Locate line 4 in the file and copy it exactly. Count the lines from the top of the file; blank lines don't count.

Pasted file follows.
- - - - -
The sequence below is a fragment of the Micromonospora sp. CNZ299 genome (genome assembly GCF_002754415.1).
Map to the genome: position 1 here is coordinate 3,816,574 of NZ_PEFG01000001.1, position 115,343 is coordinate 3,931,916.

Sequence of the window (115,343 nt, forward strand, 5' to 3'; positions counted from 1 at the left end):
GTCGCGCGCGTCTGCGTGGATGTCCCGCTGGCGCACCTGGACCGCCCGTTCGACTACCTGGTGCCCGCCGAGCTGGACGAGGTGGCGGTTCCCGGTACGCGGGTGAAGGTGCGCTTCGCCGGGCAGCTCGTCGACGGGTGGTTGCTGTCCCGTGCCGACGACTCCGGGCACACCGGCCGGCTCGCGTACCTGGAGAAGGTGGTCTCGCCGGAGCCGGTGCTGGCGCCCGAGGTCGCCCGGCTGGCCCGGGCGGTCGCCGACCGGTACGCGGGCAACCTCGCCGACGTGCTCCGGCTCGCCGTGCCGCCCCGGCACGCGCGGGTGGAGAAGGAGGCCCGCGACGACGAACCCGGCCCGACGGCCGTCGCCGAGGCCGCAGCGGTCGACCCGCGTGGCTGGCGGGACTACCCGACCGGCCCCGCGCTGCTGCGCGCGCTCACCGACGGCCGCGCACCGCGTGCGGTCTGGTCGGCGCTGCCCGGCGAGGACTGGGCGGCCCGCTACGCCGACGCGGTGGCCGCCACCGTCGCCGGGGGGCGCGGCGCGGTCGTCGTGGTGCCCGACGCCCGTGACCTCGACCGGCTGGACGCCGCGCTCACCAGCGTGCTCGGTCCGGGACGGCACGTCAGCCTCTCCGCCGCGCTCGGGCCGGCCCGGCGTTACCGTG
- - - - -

GTCGCGCGCGTCTGCGTGGATGTCCCGCTGGCGCACCTGGACCGCCCGTTCGACTACCTGGTGCCCGCCGAGCTGGACGAGGTGGCGGTTCCCGGTACGCGGGTGAAGGTGCGCTTCGCCGGGCAGCTCGTCGACGGGTGGTTGCTGTCCCGTGCCGACGACTCCGGGCACACCGGCCGGCTCGCGTACCTGGAGAAGGTGGTCTCGCCGGAGCCGGTGCTGGCGCCCGAGGTCGCCCGGCTGGCCCGGGCGGTCGCCGACCGGTACGCGGGCAACCTCGCCGACGTGCTCCGGCTCGCCGTGCCGCCCCGGCACGCGCGGGTGGAGAAGGAGGCCCGCGACGACGAACCCGGCCCGACGGCCGTCGCCGAGGCCGCAGCGGTCGACCCGCGTGGCTGGCGGGACTACCCGACCGGCCCCGCGCTGCTGCGCGCGCTCACCGACGGCCGCGCACCGCGTGCGGTCTGGTCGGCGCTGCCCGGCGAGGACTGGGCGGCCCGCTACGCCGACGCGGTGGCCGCCACCGTCGCCGGGGGGCGCGGCGCGGTCGTCGTGGTGCCCGACGCCCGTGACCTCGACCGGCTGGACGCCGCGCTCACCAGCGTGCTCGGTCCGGGACGGCACGTCAGCCTCTCCGCCGCGCTCGGGCCGGCCCGGCGTTACCGTG